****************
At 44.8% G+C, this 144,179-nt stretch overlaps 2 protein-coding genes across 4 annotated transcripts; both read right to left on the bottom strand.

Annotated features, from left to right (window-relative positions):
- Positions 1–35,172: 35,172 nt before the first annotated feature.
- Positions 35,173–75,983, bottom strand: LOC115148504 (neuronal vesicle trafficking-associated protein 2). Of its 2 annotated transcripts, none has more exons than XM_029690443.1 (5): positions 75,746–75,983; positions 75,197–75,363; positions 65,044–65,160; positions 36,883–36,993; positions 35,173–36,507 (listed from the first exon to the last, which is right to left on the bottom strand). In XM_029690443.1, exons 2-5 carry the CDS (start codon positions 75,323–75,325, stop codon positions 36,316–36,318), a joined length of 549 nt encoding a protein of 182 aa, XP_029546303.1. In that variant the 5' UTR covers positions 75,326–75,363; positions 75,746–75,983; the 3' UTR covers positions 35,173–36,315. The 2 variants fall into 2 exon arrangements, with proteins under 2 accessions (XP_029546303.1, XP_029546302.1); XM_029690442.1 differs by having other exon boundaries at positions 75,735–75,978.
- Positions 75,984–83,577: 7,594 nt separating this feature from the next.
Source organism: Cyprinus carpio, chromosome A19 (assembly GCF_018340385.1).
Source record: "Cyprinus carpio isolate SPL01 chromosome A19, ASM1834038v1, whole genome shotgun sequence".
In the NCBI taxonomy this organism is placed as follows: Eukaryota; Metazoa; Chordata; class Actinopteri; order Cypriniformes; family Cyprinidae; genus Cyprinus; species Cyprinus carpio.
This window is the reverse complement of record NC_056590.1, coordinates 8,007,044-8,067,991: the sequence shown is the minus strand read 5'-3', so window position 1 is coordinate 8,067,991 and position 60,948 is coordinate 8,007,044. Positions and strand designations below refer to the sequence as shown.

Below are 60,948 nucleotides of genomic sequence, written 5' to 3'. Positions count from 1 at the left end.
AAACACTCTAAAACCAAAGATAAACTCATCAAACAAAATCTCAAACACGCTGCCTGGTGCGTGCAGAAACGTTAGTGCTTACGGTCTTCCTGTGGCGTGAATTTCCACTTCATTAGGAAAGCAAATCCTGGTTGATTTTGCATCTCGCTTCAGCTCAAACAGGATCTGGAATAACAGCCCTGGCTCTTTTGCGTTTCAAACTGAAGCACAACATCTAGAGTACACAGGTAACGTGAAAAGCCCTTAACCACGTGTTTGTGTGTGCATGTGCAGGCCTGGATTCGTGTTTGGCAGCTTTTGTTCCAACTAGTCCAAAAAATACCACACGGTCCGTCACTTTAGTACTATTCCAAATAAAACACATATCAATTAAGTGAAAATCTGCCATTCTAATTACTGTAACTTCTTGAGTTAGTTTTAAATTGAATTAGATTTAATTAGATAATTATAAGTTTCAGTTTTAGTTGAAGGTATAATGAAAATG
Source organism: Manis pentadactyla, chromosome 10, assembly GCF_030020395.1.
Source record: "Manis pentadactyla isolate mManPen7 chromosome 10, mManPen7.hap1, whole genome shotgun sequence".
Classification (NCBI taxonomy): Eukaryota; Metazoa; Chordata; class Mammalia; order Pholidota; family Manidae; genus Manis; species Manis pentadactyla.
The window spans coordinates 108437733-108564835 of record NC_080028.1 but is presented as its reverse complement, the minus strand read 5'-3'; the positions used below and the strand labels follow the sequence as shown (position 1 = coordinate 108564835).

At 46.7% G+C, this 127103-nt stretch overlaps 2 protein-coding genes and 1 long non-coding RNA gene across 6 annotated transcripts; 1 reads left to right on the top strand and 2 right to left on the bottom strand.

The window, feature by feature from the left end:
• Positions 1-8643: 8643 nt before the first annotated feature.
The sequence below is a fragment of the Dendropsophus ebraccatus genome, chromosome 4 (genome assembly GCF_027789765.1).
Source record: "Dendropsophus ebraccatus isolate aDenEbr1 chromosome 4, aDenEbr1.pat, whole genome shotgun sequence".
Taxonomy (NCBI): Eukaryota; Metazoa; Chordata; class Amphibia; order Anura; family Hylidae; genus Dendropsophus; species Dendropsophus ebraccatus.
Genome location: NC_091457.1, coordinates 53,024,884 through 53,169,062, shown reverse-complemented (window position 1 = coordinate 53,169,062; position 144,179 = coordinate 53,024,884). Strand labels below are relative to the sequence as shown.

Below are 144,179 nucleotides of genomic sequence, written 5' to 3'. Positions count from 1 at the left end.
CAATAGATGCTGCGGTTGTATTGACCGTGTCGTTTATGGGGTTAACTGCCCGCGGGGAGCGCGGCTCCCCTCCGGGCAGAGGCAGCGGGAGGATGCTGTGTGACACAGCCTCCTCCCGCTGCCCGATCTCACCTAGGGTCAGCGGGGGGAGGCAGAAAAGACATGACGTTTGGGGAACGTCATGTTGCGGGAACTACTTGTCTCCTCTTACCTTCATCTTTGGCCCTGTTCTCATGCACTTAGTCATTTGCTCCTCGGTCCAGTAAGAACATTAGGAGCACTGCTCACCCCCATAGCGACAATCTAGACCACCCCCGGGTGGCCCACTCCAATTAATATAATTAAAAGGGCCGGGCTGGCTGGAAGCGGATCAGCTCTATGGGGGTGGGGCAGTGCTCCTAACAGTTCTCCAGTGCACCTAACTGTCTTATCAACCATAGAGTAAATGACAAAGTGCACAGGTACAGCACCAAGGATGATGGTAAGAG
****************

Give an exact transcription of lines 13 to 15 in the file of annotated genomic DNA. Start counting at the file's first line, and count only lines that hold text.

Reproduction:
Source record: "Manis pentadactyla isolate mManPen7 chromosome 10, mManPen7.hap1, whole genome shotgun sequence".
Classification (NCBI taxonomy): Eukaryota; Metazoa; Chordata; class Mammalia; order Pholidota; family Manidae; genus Manis; species Manis pentadactyla.
The window spans coordinates 108437733-108564835 of record NC_080028.1 but is presented as its reverse complement, the minus strand read 5'-3'; the positions used below and the strand labels follow the sequence as shown (position 1 = coordinate 108564835).